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Trazado del Camino de Santiago (camino francés) Fuente: Federación Española de Asociaciones de Amigos del Camino de Santiago.

This summer, Harvard-Westlake (HW) Middle School is offering two trips to foreign countries. One is a World War II-themed trip to Europe, and the second is a hiking journey in Northern Spain.
The summer of 2022 is the first year that HW has offered the experience in Spain. Sold as the school’s most adventurous trip, students will trek 63 miles of the Camino de Santiago, a pilgrimage site leading to the cathedral of Santiago de Compostela, where tradition holds Saint James the Great is buried.
The trip’s leader is Spanish teacher Andrew Brabbee who worked for the Oxbridge summer program in Spain for 10 years, and wished to run a similar program with HW. Chaplain Anne Gardener, who is co-running the trip, previously hiked the Camino de Santiago herself.
All applicants submitted an application to a committee, which contacted teachers and deans to select students to fit the trip. The trip consists of just two groups of six students; “We want to have a really small group that we bond with,” Brabbee said. “We are going to spend a lot of time together.”
Being the Camino de Santiago trip’s first year, everything was new, including the trip’s support.

“I was [happy with the support], I think it is something I’d like to continue to build, and do for the foreseeable future and run these trips every summer,” Brabbee said. “For the first year we certainly had more applicants than we had spaces available.”
Last summer, HW’s summer trips were cancelled due to the COVID-19 pandemic. However, Brabee believes this year hopes seem higher.

“At this point it’s all speculation,” he said. “I feel pretty good with vaccines and boosters.”
Students will arrive in Madrid, then take a train to the town of Sarria, in Northern Spain. From Sarria, the students will spend seven days hiking a 70-mile portion of the Camino de Santiago, ending in the town of Santiago de Compostela. After their hike, students will take a day trip to the town of Fistera, then head to Madrid, where the trip will end a few days later.
“We’ve made some changes to the itinerary,” Brabbee said. “[There is] not a ton of time to do sightseeing, but I anticipate we will have some good group meals together and explore some of the restaurants.”
History teacher George Gaskin is leading the World War II trip. The itinerary includes numerous historical sites across England, France, Belgium and Germany, including the Sachsenhausen concentration camp and Churchill war rooms, an underground bunker and command site for the British government during the war.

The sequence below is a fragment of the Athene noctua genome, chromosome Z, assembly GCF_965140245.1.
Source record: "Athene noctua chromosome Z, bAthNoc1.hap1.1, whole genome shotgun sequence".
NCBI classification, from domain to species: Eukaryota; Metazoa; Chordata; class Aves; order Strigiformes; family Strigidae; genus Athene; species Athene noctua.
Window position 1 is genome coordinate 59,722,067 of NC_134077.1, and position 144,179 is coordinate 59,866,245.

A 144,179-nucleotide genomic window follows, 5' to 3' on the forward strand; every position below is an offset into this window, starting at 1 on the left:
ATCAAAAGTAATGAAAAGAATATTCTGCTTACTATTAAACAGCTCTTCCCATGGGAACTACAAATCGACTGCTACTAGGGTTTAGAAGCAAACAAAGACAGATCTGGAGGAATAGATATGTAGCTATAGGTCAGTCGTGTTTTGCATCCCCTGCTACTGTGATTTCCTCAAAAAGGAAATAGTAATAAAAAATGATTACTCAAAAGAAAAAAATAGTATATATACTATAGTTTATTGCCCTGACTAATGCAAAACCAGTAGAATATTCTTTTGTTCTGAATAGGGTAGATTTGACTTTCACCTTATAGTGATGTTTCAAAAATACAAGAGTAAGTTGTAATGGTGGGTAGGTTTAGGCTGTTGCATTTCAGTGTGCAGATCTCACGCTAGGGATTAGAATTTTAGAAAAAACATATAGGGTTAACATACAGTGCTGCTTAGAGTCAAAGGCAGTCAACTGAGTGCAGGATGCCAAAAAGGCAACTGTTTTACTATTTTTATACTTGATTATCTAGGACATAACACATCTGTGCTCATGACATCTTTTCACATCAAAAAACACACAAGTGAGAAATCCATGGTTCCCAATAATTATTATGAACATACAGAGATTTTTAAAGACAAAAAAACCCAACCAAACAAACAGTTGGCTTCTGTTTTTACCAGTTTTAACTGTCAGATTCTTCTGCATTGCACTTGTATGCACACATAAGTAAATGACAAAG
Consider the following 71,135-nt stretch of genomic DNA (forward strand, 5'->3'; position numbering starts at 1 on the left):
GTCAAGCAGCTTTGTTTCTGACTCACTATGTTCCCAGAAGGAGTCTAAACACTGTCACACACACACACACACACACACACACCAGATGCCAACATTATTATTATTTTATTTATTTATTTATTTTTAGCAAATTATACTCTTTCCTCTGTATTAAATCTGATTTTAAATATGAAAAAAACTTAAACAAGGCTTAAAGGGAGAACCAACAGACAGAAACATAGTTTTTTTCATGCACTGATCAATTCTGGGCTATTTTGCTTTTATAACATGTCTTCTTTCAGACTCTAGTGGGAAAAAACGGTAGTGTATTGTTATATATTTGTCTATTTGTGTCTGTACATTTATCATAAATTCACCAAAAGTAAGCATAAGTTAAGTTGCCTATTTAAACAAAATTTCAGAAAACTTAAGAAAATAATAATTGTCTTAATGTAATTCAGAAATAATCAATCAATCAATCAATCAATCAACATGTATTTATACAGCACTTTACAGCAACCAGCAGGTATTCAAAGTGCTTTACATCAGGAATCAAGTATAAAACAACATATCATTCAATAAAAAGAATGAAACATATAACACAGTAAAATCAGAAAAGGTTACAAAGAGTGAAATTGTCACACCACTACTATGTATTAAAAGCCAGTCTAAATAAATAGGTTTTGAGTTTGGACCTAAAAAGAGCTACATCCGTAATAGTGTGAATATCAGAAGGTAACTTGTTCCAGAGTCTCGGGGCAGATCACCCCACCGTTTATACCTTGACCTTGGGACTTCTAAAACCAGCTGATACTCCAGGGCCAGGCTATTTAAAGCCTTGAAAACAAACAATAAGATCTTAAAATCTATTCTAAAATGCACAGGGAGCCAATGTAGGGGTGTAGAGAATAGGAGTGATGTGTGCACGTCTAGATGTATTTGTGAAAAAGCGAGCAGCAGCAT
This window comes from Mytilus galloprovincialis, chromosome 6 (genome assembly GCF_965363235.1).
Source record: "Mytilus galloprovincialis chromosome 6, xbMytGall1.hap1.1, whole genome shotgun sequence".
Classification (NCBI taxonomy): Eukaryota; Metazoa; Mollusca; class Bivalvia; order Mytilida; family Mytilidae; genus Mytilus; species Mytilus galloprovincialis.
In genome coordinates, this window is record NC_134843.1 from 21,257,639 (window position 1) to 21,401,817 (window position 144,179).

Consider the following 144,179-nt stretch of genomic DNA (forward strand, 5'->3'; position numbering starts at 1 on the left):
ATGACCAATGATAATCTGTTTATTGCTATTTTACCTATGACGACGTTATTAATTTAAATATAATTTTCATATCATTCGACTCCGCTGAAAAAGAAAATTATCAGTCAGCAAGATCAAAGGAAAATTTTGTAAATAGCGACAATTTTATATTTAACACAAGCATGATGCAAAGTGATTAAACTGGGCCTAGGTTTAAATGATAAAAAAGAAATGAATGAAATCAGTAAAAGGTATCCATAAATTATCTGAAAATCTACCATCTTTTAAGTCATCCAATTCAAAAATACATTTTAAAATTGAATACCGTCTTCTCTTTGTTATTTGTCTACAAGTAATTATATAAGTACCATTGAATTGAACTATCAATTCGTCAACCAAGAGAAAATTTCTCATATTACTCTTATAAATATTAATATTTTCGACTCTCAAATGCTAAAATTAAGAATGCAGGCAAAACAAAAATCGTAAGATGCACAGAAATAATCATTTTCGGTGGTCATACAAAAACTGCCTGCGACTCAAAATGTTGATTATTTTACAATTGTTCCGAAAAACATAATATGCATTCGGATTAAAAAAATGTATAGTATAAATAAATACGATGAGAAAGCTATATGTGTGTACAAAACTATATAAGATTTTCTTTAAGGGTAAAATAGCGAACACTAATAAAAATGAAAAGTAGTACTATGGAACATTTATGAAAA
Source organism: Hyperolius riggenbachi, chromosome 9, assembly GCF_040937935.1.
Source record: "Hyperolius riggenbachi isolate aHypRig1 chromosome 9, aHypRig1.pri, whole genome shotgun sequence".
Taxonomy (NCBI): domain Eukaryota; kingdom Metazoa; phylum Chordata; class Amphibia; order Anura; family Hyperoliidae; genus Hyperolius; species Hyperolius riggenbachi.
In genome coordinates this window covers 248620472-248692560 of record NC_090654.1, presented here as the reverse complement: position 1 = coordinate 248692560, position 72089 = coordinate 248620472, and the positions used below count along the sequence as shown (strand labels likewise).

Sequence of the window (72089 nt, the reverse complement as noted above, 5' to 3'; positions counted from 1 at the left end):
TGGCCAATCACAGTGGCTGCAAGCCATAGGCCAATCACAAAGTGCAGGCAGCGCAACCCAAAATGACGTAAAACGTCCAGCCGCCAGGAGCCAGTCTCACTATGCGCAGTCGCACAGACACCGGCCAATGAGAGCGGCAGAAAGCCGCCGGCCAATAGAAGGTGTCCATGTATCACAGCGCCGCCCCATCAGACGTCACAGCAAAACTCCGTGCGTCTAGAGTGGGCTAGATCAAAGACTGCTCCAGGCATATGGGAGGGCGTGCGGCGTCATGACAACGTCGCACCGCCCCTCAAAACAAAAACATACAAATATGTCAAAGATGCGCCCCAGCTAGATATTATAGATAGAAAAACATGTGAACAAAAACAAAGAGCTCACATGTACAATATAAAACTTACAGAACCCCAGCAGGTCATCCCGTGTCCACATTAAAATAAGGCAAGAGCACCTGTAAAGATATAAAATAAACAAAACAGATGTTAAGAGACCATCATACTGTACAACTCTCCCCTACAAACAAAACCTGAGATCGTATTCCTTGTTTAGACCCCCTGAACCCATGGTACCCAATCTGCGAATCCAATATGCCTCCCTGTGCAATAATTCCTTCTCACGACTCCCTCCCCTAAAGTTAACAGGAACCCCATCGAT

Like Brabbee, Gaskin is cautiously optimistic that the trip will go forward this year, yet with stricter coronavirus protocols.

“The standard requirements that are in place are that we have to get tested before we leave and we have to get tested before we return to the country,” he said. “We’ll probably have to wear masks indoors wherever we go. But as far as any other fundamental changes, I don’t know what to expect.”
Despite concerns over the pandemic, an unexpectedly large number of students applied for the trip. “Several years ago,” Gaskin said, “we did a World War II trip, and after it had been advertised for the first few weeks, we had three or four people signing up. You know, so it took a while for people to sign up, and we ended up going with 33, which is a great number. This time around, it filled up very quickly.”
Gaskin said the most memorable part of the experience in previous years was their visit to the coast of Normandy, France. As a part of the D-Day operation, Allied soldiers stormed the beaches, a starting point for the liberation of Europe from Nazi Germany.

“You think about walking into the slaughter of D-Day,” Gaskin said. “At Omaha Beach there, people getting off the ship, people knowing that there’s a really good chance they might not survive. And, you think about the sacrifice they gave there.”
To Gaskin, the trip provides an opportunity for deeper learning about World War II.

“I want people to have the experience of visiting these places,” he said. “It gives you a different perspective for what happened there, and a different understanding about it. I didn’t realize that until I first visited an historic site and I thought, ‘Oh my gosh, I understand a lot more about this now.’”